Mercedes-Benz is trying to play with your emotions with its new electric vehicle concept, debuted at the Paris Motor Show today. The “Generation EQ” it unveiled is a sporty SUV design, which is reminiscent of the Tesla Model X in its lines and overall look. It has a dual electric motor drive train, and a theoretical max range of around 310 miles, thanks to a scalable battery systems that maxes out at a total storage capacity of 300 kW.
You might know EQ as the acronym for emotional quotient, but for Mercedes, it stands for “Electric Intelligence,” though they’re fully aware of, and actively trying to invoke the emotional component, too. Mercedes explains in a press release about the vehicle’s unveiling that Generation EQ is the combination of its four-pillar mobility plan for the future, which focuses on connected, autonomous, shared and electric transportation methods.
As carmakers are wont to do, Mercedes-Benz gets pretty deep in the weeds in terms of flowery marketing language and aspirational visions of an idyllic future when describing the thinking behind the design. Cutting trough some of that crap, the basic takeaways are that the body design is supposed to look sporty, while also reducing drag for max power efficiency.
Inside, there’s a huge display for the driver, plus seats and interior lighting that evoke nothing quite so much as Tron. Seat and internal structure design also look to be pared down with an eye to minimizing weight and maximizing effective use of the electric battery powerhouse. Like Volkswagen with its I.D. concept, Mercedes has decided to scrap the conventional wing mirrors in favor of cameras and displays integrated into the doors for views behind the car.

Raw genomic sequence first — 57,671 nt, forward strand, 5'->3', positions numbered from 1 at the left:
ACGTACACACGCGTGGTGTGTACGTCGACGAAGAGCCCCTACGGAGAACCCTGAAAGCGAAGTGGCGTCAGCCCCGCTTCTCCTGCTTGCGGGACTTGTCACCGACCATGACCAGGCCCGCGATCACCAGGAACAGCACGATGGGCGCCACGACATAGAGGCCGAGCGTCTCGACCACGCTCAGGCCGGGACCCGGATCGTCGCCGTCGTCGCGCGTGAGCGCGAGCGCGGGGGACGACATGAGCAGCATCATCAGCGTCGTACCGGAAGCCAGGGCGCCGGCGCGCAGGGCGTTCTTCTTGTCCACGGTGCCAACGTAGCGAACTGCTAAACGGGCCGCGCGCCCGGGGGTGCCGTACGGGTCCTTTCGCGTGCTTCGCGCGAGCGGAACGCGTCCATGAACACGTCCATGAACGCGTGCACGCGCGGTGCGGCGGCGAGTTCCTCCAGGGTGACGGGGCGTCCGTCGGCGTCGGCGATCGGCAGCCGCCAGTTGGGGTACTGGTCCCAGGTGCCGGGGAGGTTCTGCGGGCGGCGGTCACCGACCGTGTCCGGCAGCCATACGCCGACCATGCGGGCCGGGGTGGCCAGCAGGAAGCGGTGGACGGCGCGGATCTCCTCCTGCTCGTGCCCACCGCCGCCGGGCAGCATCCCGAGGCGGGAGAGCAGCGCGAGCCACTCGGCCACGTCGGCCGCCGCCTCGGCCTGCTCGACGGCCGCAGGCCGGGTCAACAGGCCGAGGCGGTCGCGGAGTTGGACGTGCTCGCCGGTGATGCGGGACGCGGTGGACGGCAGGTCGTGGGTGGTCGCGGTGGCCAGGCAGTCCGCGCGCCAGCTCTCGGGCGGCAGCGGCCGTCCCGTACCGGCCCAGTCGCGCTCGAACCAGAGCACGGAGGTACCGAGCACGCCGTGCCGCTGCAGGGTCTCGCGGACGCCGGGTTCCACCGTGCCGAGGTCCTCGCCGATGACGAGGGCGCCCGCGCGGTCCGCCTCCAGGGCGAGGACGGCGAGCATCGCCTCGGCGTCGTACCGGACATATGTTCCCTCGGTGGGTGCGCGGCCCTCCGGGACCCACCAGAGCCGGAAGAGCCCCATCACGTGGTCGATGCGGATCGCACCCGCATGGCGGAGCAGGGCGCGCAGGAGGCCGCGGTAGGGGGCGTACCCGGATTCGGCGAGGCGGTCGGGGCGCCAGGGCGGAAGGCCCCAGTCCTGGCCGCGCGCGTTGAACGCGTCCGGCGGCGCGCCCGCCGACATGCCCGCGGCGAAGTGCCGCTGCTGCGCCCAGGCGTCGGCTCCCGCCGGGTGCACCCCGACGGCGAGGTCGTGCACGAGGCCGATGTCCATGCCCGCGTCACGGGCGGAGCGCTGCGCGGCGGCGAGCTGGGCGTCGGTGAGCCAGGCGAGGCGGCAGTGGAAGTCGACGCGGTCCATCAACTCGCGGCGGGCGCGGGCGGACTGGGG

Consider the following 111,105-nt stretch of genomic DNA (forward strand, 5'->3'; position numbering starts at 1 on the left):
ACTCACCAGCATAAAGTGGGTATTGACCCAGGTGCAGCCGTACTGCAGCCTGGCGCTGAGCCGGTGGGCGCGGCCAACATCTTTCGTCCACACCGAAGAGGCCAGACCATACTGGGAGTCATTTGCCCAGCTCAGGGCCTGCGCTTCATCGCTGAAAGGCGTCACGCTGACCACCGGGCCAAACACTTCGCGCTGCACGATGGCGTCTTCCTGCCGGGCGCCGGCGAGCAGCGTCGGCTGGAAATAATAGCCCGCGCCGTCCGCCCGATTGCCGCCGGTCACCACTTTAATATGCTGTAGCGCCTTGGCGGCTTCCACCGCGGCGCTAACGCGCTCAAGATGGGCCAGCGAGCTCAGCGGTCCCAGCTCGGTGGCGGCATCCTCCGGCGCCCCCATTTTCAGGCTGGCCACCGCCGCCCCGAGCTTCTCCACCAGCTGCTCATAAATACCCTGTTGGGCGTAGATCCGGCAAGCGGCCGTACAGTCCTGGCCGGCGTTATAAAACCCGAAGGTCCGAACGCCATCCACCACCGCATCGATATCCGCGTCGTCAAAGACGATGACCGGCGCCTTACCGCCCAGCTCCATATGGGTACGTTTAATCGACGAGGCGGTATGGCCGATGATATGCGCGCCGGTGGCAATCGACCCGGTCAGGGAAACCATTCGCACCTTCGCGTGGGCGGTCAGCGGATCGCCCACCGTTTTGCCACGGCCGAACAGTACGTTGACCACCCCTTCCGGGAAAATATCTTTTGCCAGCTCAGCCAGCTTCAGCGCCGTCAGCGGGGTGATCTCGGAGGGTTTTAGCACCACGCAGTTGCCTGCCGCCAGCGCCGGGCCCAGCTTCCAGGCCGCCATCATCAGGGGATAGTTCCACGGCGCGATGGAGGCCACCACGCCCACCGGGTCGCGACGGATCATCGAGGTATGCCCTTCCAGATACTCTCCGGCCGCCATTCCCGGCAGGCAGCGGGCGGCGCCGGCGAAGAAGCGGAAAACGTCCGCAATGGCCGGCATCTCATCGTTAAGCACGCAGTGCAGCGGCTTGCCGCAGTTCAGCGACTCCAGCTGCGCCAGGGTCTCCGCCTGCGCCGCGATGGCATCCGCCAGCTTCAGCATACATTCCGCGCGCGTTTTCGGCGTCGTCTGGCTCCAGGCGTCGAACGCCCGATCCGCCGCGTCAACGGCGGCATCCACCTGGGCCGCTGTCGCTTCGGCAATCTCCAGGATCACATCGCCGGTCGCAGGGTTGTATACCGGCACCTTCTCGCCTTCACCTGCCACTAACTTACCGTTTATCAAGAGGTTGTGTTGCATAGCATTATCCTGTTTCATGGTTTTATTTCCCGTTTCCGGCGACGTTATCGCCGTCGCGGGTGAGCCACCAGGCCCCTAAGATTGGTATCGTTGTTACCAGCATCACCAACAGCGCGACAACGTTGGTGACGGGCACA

Also like VW, Mercedes is looking to use lights as a way to communicate with the driver, and with surroundings, starting with a welcome pattern that displays as the driver approaches. There’s also adaptive ambient lighting inside that the carmaker says will provided a “special feel-good atmosphere.”
Induction and wired charging options are both included, and Mercedes touts its own energy storage unit as a complement to owners with solar systems for keeping a power source handy. Driver assist features are powered by HERE maps, and data from on-board sensors. EQ also boasts full complement of comms made to talk to smart city infrastructure and other vehicles, provided we can all get our stuff together enough to make that truly ubiquitous some day.
It’s probably a little too sci-fi for most, but I like the design of the EQ. But again, this is a concept vehicle – it likely won’t look like this if and when it ships as a production car. Still, it’s interesting to see where Mercedes believes transportation is heading, since if it truly believes in those four pillar concepts and pushing them forward, we’ll have a very different view of car ownership by the time the EQ hits the road.